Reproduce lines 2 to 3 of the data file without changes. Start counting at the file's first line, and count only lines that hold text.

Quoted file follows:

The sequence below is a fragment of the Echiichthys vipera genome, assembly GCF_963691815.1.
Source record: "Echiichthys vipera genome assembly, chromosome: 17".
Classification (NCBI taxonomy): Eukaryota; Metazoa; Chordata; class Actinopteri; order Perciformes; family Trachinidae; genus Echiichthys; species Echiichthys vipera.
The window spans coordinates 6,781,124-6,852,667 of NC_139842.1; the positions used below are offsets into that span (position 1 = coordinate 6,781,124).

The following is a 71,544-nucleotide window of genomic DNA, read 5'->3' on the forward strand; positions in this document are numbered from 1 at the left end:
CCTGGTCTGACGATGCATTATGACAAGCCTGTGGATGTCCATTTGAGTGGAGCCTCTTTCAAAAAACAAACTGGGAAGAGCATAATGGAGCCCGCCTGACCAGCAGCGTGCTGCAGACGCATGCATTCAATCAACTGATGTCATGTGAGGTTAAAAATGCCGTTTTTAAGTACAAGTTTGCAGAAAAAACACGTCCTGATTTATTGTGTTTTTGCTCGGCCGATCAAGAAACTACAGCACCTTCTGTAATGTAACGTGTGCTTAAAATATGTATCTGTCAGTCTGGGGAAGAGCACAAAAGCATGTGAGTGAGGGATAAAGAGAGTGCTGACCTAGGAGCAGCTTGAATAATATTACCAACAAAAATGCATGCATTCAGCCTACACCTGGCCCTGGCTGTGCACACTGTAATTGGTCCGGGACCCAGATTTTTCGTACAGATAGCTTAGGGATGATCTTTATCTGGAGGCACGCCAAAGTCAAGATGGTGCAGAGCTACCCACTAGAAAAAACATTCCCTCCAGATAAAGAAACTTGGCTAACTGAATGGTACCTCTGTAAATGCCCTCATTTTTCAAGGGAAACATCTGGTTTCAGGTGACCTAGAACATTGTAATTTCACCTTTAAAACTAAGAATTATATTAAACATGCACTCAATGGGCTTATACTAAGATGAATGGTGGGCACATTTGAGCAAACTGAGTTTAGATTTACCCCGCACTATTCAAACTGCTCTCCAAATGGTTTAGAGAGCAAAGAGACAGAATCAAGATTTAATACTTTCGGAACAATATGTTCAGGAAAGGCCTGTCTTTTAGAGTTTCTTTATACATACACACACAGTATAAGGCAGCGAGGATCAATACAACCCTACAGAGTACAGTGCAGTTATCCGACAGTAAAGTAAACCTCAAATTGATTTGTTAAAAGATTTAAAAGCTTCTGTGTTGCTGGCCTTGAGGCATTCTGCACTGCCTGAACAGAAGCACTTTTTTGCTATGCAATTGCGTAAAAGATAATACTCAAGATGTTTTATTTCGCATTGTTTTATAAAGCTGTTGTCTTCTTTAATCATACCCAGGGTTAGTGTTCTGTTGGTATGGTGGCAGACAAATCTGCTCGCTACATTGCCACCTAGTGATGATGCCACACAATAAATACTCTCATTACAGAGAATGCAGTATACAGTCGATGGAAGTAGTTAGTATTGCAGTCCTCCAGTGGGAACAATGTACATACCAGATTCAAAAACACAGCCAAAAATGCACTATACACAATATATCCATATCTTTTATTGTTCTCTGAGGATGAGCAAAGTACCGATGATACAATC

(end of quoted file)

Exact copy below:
Source record: "Echiichthys vipera genome assembly, chromosome: 17".
Classification (NCBI taxonomy): Eukaryota; Metazoa; Chordata; class Actinopteri; order Perciformes; family Trachinidae; genus Echiichthys; species Echiichthys vipera.